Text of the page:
Infinitives & gerunds (was: How to kick the infinitive habit)
|From:||R A Brown <ray@...>|
|Date:||Tuesday, October 3, 2006, 18:48|
I've changed the subject line, as this part of the thread is clearly not
about kicking the infinitive habit. Rather, it is about interesting and
different uses of infinitives :)
H. S. Teoh wrote:
> On Tue, Oct 03, 2006 at 10:40:02AM +0100, R A Brown wrote:[snip]
>>But the gerundive a NP! This is a bit hard for us who have been
>>brought up with the Latin gerundive which is a verbal _adjective_. Are
>>you sure you're using the best terminology.
> Maybe not. In which case, I'd like to be enlightened as to what is
> better terminology to describe what TF is doing. :-)
> Maybe "participle" is a better term for the "infinitive"? Or maybe not.
Having looked more carefully at your examples, and looking at the TF
grammar http://conlang.eusebeia.dyndns.org/fara, I think they are indeed
infinitives - but TF's way of handling relative clauses is certainly
unusual! But why not? :)
Just to recap your examples from your previous mail:
tara' kei uenai ibuneis ka'aman ia.
(she ORG) want (AUX_CVY:mushroom eat:INF_RCP) COMPL
She wants to eat the mushroom.
huu sa tapa tun na ibuneis arapan bata.
1sp CVY go slope RCP CVY:mushroom pick_up:RCP COMPL
I go to the slope (of a mountain) to pick mushrooms.
I have no problem with these. The words concerned are clearly nouns as
they have the noun case postclitics; but they also have verbal functions
in that they have their own verb arguments. that is, they are verbal
nouns - i.e. infinitives.
Notably, the infinitive clause is identical in form and construction to
a relative clause modifying a noun:
baan ikaren muras kuinin sei tanap buta' fei imi tsi.
(old_lady (CVY:shoe black own:RCP) CVY) dwell hut that in COMPL
The old lady who owns the black shoes lives in that hut.
Well, yes, this is TF's infinitive. It is AFAIK a quite unique way of
handling relative clauses - as I said, I familiar with the idea of using
a participle clause to express this idea (The old lady, the [one] owning
the shoes, lives in that hut), but you haven't use a participle. It's
certainly an interesting way of dealing with things :)
> And perhaps I should just call the "gerundive" a plain ole gerund,
> because that's really what it is, except that the nouns that modify it
> appear in secondary forms.
Yes, I think it would be better called just the plain ole gerund :)
They are definitely verbal nouns, as far as I can see, so I definitely
think 'gerund' would be a better term.
> NP's in embedded/subordinate clauses. The arguments to a gerundive, or a
> gerund, are marked using the latter.) Thus, it is possible to speak of a
> gerundive phrase (or gerund phrase?) comprising of the gerund itself
> plus its arguments, which are overtly distinct from the other NP's in
> the main clause. What is the best terminology to describe this?
gerund phrase, or maybe 'gerundial phrase'?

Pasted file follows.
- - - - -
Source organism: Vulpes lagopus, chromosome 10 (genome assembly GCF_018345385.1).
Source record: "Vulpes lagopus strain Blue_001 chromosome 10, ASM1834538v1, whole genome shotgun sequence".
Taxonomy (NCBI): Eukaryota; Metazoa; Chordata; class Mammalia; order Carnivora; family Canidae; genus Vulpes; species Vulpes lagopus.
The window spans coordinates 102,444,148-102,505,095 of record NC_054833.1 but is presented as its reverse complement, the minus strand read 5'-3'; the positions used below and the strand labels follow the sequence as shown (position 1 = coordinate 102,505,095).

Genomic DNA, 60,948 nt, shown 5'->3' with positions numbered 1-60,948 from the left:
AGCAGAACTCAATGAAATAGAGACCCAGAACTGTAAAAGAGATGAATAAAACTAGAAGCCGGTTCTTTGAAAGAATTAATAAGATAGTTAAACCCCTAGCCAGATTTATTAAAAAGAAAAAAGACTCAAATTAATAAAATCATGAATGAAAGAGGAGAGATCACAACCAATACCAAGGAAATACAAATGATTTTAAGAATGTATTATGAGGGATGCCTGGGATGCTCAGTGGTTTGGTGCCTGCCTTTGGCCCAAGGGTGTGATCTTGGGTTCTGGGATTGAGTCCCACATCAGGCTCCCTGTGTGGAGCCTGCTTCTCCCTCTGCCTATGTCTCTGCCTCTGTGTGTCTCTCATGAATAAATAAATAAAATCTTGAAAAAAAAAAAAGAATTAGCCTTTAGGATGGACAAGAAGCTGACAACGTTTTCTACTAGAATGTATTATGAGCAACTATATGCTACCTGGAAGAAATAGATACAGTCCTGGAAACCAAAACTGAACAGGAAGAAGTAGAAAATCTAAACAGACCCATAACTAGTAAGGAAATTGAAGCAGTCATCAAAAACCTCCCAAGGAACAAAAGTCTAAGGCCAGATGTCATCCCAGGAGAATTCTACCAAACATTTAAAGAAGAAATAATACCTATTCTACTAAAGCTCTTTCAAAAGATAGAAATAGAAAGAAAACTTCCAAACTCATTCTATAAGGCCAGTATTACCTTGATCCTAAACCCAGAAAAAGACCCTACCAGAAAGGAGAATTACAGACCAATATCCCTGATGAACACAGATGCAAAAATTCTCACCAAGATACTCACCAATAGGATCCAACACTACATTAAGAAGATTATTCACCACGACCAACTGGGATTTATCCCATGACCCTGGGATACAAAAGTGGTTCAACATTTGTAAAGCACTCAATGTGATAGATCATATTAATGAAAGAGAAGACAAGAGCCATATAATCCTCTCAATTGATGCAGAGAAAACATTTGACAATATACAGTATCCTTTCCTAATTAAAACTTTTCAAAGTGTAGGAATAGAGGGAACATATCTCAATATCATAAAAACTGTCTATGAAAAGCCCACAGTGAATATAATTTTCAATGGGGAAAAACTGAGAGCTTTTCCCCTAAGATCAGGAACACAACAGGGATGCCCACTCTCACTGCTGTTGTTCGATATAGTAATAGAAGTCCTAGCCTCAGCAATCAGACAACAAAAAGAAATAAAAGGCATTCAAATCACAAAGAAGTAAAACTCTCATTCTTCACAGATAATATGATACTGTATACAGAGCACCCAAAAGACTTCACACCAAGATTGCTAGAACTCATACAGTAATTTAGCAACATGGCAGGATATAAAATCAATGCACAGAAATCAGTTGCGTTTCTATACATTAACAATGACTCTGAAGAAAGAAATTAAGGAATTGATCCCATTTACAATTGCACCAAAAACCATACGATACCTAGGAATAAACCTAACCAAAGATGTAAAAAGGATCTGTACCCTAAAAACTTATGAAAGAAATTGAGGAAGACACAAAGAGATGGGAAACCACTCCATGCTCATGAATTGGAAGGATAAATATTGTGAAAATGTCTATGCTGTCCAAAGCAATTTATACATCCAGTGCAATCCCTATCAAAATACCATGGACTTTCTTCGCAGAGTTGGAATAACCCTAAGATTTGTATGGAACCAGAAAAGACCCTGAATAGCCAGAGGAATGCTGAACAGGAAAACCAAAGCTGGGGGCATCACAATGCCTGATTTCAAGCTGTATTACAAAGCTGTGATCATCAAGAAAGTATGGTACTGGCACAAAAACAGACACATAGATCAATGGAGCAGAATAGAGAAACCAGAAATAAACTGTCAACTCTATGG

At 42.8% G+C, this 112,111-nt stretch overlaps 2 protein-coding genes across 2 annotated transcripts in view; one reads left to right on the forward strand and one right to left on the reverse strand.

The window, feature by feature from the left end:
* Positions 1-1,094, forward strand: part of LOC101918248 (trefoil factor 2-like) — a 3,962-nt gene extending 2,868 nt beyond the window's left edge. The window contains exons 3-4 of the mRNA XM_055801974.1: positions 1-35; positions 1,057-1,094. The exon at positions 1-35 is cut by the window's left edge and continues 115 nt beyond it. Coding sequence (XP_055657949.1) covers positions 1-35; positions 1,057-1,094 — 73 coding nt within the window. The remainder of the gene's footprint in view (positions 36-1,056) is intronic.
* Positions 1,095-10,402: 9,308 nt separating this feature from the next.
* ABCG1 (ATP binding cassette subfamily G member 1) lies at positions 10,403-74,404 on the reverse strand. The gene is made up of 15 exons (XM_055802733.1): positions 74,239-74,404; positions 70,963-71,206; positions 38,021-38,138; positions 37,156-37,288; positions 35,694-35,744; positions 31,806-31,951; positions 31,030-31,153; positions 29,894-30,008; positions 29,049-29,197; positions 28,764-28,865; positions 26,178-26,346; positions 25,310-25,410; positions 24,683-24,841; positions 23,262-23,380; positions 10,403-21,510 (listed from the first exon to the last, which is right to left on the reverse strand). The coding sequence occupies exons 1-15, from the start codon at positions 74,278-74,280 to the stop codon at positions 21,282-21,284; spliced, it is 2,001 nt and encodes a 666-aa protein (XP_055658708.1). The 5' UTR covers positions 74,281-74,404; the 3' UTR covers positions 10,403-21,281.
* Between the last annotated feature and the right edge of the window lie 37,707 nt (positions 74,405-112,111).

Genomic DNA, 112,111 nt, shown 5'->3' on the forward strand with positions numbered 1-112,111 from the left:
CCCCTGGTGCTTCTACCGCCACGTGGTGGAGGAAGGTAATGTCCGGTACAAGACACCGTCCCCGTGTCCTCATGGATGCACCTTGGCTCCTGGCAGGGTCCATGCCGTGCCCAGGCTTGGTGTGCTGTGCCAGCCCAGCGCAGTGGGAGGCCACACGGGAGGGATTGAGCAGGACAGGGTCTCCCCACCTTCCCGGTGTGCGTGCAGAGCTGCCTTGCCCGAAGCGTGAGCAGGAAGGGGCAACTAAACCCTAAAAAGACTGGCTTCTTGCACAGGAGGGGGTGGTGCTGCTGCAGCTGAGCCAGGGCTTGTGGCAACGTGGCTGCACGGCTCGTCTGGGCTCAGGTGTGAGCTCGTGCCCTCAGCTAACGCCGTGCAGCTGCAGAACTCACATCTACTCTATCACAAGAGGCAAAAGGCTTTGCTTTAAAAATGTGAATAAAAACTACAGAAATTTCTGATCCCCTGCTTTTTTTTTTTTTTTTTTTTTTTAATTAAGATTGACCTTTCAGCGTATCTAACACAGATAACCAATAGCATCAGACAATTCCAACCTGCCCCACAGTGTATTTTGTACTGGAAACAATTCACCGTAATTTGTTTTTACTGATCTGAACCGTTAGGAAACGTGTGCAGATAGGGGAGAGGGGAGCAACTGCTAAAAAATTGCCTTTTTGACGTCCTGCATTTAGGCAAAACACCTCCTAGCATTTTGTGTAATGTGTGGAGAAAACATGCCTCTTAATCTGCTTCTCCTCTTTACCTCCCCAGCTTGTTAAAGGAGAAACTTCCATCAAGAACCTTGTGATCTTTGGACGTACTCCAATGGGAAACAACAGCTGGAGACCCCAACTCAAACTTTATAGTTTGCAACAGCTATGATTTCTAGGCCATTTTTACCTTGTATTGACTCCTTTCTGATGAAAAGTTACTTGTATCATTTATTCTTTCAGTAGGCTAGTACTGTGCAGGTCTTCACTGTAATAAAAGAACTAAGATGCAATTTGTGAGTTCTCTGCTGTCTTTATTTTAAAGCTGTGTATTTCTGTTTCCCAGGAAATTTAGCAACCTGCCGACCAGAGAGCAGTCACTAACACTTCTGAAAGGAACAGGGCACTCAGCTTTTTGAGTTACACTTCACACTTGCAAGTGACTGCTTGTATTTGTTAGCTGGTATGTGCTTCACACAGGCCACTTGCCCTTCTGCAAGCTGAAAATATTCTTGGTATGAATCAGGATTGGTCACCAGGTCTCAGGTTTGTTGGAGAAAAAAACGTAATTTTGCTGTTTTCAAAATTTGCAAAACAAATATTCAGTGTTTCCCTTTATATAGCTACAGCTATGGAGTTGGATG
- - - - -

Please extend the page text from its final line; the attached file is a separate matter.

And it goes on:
>>>The infinitive is used when the subject NP inside the sub-clause is
>>>the same as the subject NP of the main clause.
>>Sort of like we find in certain constructions in ancient Greek :)
> Article + infinitive?
No - I was thinking of clauses expressed with acc+infinitive, like they
have in Latin. If the subject of the infinitive is the same as that of
the main verb, Latin a reflexive pronoun, but Greek simply used the
infin. with no 'accusative subject'.
I want us to go.
I want to go (Not: *I want me to go)
>>>The gerundive is used when the action is independent of the subject
>>>NP of the main clause.
>>OK - but why isn't it called a gerund?
> Maybe it should be? :-) The main thing, I think, is that TF gerunds can
> take NP arguments,
So could Latin gerunds and so do English gerunds (tho not subject
arguments, but both can take all other verbal arguments).
> So maybe I should just call it a gerund.
Yes, I think so.
>>>More examples of the infinitive:
>>> huu sa tapa tun na ibuneis arapan bata.
>>> 1sp CVY go slope RCP CVY:mushroom pick_up:RCP COMPL
>>> I go to the slope (of a mountain) to pick mushrooms.
>>Ah! An infinitive to show purpose. Not uncommon - but there are
>>languages with infinitives that do not allow them to be used this way.
> Interesting. There is actually another way to indicate purpose in TF,
> using the postpositional _utu_ ("for the purpose of"):
> huu sa tapa tun na ibuneis arapan utu bata.
> 1sp CVY go slope RCP (CVY:mushroom pick:RCP for) COMPL
> I go to the slope for the purpose of picking mushrooms.
> One could argue that the so-called "infinitive" in the previous example
> is really just an abbreviated form of this latter construction, with
> _utu_ elided.
I guess one could. In English dialect, forms like "I go to the slope of
the hill [all] for to pick mushrooms" were still around in the early
20th cent - but probably died out now :=(
>>BTW some prescriptive grammars will tell you that (b) is
>>'ungrammatical' and that you must use (c). But the ancient authors
>>themselves were not aware of that rule ;)
> Hehe... makes one wonder where the prescriptivists got that 'rule' from.
They have a habit of turning _tendencies_ into fixed 'rules' - even if
it means saying things like "Caesar's Latin is not as good as Cicero's"
- crazy ;)
Nid rhy hen neb i ddysgu.
There's none too old to learn.